Friday, November 21, 2014

Max Supporting Our Troops...

To go along with Max's appreciation of all things "Officer" right now, we suggested he might like to meet some more officers who are in the military.  We were talking about how some officers have to go live away from their families for a long time to keep us safe at home.

Max agreed we should send them some treats from their home for the holidays.  We contacted his pal, and eye doctor, who also is a Brigadier General. He got us in contact with a local organization, Colorado Supporting Our Troops.   They were at the moment collecting supplies to send in stockings to the unit of Military Police from Colorado stationed overseas.

Max wanted to send chocolate, but we went off the list and loaded up on gum.  Our neighborhood pitched in and we had enough for all of them.

We had a few neighbors add more things to the shipment. 

Max wrote a letter for a new friend, and off it all went.  We think it will mean a new pal for him to write to.  

Contact Colorado Supporting Our Troops, or seek out a local to your area organization that sends packages to our military.   We can all appreciate their sacrifice. And for us, sending some gum to make them think of home is the least we can do.

Thursday, November 20, 2014

The hard days...

Max has been having some difficult afternoons this week.  It seems the clock hits around 4:00 o'clock and he starts fussing, crying, kicking and generally losing his mind for about 4 hours. We're in the middle of another wean of his seizure medicine...and it just makes him an emotional wreck in the late afternoon and evening.  You would think this would give me enough reason to gripe, but I haven't said much about it.  I don't say much about it, because I feel bad when I gripe about the hard days.

There is a guilt that is part of the parent of a special needs child gig that manifests in all kinds of ways.  They aren't eating.  They aren't gaining weight, because they aren't eating.  They aren't sleeping, or sleeping too much.  They cry all the time, or never make a sound.  They won't do therapy.  They won't let me brush their teeth.  They won't take their medicine.  These are all things parents of special needs children will understand.

But the guilt you don't often hear people talking about is the guilt that your kid is just being difficult. We feel bad to express that this life is HARD, and not the one we necessarily dreamed parenthood would be.  We feel bad to say it is EXHAUSTING to hear screaming and crying for hours on end. We feel bad to just want it to be bedtime already so they can have their sleeping medicine so there will be some quiet for a few remaining waking hours.  We feel bad to just let them cry, because we have tried absolutely everything, and nothing is working, but someone has to make dinner and do the laundry.  We feel bad because at least they aren't in the hospital, at least they're still here, at least they can cry, at least, at least, at least.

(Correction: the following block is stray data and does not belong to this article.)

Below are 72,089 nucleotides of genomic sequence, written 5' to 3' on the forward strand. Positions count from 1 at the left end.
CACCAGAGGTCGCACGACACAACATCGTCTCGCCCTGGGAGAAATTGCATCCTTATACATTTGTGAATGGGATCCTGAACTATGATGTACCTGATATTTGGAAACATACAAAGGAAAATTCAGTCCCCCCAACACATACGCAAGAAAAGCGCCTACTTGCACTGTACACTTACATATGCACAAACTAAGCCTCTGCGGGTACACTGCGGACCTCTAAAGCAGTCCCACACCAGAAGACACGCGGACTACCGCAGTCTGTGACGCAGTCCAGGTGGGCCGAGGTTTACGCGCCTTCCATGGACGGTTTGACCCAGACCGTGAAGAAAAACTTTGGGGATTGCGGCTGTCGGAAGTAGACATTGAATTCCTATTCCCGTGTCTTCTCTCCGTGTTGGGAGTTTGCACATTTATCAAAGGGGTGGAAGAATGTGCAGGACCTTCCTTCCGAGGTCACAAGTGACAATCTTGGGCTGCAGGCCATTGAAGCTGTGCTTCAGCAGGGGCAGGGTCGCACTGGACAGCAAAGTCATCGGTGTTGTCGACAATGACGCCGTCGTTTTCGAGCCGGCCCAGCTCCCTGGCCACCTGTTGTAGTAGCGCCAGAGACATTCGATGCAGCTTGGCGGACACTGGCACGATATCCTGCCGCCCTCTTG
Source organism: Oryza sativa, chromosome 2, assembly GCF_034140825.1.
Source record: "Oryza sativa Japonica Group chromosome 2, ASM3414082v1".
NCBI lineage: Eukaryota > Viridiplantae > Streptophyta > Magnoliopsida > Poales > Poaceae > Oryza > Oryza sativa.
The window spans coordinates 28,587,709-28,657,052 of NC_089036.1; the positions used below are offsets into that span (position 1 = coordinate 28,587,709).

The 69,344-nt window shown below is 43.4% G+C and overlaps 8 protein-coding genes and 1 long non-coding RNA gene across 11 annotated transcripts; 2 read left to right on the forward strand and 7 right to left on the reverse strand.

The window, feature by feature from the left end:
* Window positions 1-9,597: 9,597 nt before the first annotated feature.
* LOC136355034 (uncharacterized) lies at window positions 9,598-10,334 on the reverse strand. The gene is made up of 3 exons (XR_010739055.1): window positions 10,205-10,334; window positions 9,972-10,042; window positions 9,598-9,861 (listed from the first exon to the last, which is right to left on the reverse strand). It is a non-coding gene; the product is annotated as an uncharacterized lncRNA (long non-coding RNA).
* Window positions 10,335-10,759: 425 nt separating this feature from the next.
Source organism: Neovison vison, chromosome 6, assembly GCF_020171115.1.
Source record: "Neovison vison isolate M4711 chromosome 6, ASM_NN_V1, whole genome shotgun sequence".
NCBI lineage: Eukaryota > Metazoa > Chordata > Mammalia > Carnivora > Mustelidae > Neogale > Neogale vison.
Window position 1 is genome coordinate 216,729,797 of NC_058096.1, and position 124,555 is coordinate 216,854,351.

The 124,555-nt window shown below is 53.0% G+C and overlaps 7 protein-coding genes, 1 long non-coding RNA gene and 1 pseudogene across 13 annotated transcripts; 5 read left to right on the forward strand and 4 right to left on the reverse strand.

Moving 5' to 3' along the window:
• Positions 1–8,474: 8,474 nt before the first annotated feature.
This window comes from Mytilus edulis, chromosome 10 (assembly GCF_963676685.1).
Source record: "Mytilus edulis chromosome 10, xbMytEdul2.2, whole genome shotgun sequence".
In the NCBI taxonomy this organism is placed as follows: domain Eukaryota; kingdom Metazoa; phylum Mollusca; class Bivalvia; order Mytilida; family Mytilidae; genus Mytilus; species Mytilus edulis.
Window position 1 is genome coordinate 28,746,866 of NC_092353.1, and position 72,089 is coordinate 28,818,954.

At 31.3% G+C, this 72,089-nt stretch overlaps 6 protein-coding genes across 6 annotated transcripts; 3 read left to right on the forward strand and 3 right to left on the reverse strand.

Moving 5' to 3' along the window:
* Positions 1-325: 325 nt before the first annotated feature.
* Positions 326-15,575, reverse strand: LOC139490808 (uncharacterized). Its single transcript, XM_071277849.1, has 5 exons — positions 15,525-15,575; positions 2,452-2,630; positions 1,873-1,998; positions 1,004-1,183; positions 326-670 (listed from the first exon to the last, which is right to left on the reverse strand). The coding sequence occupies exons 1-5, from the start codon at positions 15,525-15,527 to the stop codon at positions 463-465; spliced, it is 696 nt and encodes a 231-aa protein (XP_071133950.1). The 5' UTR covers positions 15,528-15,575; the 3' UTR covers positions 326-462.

This guilt is because we're supposed to be super, right?  We're the ones who always feel grateful our kids are alive, and relatively healthy, and made some new, albeit small, advances in school or therapy this week.  That's what we're supposed to focus on, because we're some kind of saints who got an extra dose of grace to make it so we don't run away from our screaming, crying kids.

Sure, maybe something is brewing - a cold, a seizure coming on, a tooth coming in, an infection....but maybe, just maybe they're just being difficult.  Typical kids are difficult all the time.  We hear those parents say, "I want to run away." "I need a vacation." "I am going to ship them off to grandma's for the weekend." We laugh and nod our heads, we are those parents to with our other kids.  But, if a parent of a severely disabled child says that, we feel like they're ready to crack.

But I'm here to say, it's okay to gripe.  Vent.  Let it all out.  It's hard.  You're doing the best you can.

For now, you try to take some deep breaths.  Know the crying and fussing, and bad days won't last forever.  He will laugh and smile and make you forget the stress just minutes before.  We'll dust off our super parent capes, and keep on keepin' on.  Because that's what we do, and we do it well.

Or, I'll just meet you here. . .

And I get to go first, okay?